We are all storytellers.
And that’s an exciting statement to make, because stories have power.
Whose story we’re telling matters.
The point of view through which we tell the story matters and those who are left out of the story or whose story is never heard—they matter.
Some things I’ve learned in my time as Artistic Director of Children’s Theatre Company, and, honestly, as a father to my theater-obsessed son and political activist daughter: When we make theatre for young people, certain things are required of us. We must engage fully with the present. We must see reality as it actually is, without self deception or illusion. Because young people do see truth, and if you lie to them, they’ll call you out. Trust me, I know from experience.
Everyday, I see examples that young people are fearless, and they are less racist and less homophobic than their previous generations. They don’t see borders the same way. They see differences as mutable; transient, as opportunities for connection. Their world is connected, fluid and the world is theirs for the taking. Those of us making theatre for young people see everyday the changing racial and ethnic composition of the classrooms and the inarguable future demographics of our cities and states.
Disturbingly, prison builders say they can estimate the upcoming prison population by the test scores of 4th graders; however, when I look at these kids in their t-shirts and hijabs, interacting in multitudinous languages, and in the ease which with they increasingly navigate gender, race, ethnicity, disability, and religious differences, I; we, see the potential for a different future. It is a world where a white majority is increasingly a rarity in the school, the city or even the state. It is the world we live in but all too often, one we don’t see projected back to us.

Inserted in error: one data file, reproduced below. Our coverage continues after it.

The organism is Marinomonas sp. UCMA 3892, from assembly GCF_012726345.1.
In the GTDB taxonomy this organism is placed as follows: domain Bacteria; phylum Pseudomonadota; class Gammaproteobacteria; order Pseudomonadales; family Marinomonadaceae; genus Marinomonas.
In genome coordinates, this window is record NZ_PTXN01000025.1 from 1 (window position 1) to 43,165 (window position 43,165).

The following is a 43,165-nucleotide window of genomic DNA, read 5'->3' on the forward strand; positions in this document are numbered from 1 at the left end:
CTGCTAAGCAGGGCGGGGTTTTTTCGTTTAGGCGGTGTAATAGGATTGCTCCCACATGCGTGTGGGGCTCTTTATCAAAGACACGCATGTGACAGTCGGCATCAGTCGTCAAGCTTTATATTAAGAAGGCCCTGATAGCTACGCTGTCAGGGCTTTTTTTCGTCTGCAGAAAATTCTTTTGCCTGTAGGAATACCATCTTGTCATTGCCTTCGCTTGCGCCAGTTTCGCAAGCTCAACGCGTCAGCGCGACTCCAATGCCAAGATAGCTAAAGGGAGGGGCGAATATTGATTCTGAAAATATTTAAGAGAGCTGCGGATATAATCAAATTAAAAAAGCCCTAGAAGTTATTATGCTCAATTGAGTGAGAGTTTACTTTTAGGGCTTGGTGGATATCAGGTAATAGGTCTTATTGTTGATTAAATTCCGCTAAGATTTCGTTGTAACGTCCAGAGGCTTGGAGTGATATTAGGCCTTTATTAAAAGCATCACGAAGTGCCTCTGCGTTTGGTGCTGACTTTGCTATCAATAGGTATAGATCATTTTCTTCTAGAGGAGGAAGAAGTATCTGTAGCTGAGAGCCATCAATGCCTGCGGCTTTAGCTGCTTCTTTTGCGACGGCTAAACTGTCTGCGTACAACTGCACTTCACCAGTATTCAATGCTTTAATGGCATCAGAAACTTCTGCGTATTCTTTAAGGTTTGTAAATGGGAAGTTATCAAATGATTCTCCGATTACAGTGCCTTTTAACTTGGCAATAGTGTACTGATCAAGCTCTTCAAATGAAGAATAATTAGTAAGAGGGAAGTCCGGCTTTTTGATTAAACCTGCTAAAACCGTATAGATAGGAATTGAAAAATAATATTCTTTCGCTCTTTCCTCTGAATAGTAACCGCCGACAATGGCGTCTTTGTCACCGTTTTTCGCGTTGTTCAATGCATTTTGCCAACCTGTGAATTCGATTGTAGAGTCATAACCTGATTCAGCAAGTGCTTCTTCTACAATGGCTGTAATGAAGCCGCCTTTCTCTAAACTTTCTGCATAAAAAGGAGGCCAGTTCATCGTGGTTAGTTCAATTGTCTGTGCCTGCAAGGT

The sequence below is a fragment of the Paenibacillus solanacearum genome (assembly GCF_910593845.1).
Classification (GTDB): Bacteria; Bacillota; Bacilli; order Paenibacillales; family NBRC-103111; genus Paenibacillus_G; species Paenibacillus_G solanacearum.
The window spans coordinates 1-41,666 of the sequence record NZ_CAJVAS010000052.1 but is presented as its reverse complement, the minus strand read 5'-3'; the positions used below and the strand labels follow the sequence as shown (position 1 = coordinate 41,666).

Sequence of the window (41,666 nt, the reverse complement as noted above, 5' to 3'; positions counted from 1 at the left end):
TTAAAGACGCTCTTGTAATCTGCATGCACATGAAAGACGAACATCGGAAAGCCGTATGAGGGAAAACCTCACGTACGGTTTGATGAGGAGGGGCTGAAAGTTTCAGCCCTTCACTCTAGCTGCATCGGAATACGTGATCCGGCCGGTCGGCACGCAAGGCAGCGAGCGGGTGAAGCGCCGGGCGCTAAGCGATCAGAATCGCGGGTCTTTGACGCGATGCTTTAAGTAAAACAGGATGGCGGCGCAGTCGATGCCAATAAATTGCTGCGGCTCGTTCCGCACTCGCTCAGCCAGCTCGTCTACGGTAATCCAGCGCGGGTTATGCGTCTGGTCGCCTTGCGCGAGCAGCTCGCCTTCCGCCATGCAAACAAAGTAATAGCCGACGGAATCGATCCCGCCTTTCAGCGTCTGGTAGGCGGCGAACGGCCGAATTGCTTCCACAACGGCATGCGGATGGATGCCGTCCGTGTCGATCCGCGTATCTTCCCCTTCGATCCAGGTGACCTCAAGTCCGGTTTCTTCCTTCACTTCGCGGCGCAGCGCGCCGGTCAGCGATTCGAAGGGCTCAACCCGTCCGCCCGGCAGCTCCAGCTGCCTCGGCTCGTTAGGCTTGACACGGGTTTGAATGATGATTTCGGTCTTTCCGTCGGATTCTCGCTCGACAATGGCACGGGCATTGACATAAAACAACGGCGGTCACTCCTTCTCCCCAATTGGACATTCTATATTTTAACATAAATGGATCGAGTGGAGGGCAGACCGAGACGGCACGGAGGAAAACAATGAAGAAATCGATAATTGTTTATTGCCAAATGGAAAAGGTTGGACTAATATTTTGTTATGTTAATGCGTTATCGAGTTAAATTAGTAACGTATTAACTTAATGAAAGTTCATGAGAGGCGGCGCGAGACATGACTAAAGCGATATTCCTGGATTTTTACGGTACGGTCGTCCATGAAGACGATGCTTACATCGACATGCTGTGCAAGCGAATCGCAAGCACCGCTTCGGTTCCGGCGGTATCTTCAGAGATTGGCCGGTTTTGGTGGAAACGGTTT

In fact, it is a world where according to U.S. census data:
- 85% of the national population growth over the last decade came from ethnic minority groups,
- 50% of all births in the U.S. are now from racial and ethnic minorities,
- 46% of the millennial generation already self-identify as multi-cultural,
- 9 of the top 10 metro areas are at least 40% non-white, and
- 2 of the 3 most populous states are already being called a ‘minority’ majority, which is a way of saying the majority has shifted out of the hands of western Europeans.
To put it simply, “Anglo” is now a niche market.
So – we live in an America where the balance of power has already shifted, but, like Rome before the fall, cannot conceive of its own end point. Make no mistake – this is the demographic reality.
Theaters need to be leaders in bringing us together, in making sure that all of us are at the table. This collision, abrasion, merging, marrying, uniting, co-learning, this cognitive diversity is exactly what has always made this country vital. It is where our progress has come from; and it is our greatest competitive advantage. But can we honestly say that this is true of our own institutions?